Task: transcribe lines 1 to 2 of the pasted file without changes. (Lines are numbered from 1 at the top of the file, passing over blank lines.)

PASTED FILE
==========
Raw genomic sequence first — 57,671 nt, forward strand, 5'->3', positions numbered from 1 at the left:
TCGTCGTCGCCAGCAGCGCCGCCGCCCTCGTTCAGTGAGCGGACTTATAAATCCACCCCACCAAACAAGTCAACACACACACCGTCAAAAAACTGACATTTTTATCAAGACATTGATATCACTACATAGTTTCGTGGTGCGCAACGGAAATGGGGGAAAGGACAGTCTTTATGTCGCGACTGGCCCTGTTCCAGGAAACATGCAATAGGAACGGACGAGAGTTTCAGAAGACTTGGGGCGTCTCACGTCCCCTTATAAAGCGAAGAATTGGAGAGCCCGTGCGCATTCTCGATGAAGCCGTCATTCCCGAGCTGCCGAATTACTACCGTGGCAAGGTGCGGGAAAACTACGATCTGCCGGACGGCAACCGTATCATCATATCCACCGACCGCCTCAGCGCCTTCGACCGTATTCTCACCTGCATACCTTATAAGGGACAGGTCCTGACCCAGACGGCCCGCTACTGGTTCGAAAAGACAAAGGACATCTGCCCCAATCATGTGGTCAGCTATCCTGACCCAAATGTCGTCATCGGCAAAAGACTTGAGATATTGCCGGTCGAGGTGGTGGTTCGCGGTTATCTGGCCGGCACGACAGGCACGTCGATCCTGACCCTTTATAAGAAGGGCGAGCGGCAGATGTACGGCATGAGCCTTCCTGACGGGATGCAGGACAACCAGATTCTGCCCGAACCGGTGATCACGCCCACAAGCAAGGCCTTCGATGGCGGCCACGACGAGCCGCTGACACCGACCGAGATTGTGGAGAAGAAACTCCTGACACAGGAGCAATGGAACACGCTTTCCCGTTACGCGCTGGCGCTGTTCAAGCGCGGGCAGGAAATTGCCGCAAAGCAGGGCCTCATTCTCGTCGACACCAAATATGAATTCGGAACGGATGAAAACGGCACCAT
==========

Raw genomic sequence first — 57,671 nt, forward strand, 5'->3', positions numbered from 1 at the left:
TCGTCGTCGCCAGCAGCGCCGCCGCCCTCGTTCAGTGAGCGGACTTATAAATCCACCCCACCAAACAAGTCAACACACACACCGTCAAAAAACTGACATTTTTATCAAGACATTGATATCACTACATAGTTTCGTGGTGCGCAACGGAAATGGGGGAAAGGACAGTCTTTATGTCGCGACTGGCCCTGTTCCAGGAAACATGCAATAGGAACGGACGAGAGTTTCAGAAGACTTGGGGCGTCTCACGTCCCCTTATAAAGCGAAGAATTGGAGAGCCCGTGCGCATTCTCGATGAAGCCGTCATTCCCGAGCTGCCGAATTACTACCGTGGCAAGGTGCGGGAAAACTACGATCTGCCGGACGGCAACCGTATCATCATATCCACCGACCGCCTCAGCGCCTTCGACCGTATTCTCACCTGCATACCTTATAAGGGACAGGTCCTGACCCAGACGGCCCGCTACTGGTTCGAAAAGACAAAGGACATCTGCCCCAATCATGTGGTCAGCTATCCTGACCCAAATGTCGTCATCGGCAAAAGACTTGAGATATTGCCGGTCGAGGTGGTGGTTCGCGGTTATCTGGCCGGCACGACAGGCACGTCGATCCTGACCCTTTATAAGAAGGGCGAGCGGCAGATGTACGGCATGAGCCTTCCTGACGGGATGCAGGACAACCAGATTCTGCCCGAACCGGTGATCACGCCCACAAGCAAGGCCTTCGATGGCGGCCACGACGAGCCGCTGACACCGACCGAGATTGTGGAGAAGAAACTCCTGACACAGGAGCAATGGAACACGCTTTCCCGTTACGCGCTGGCGCTGTTCAAGCGCGGGCAGGAAATTGCCGCAAAGCAGGGCCTCATTCTCGTCGACACCAAATATGAATTCGGAACGGATGAAAACGGCACCAT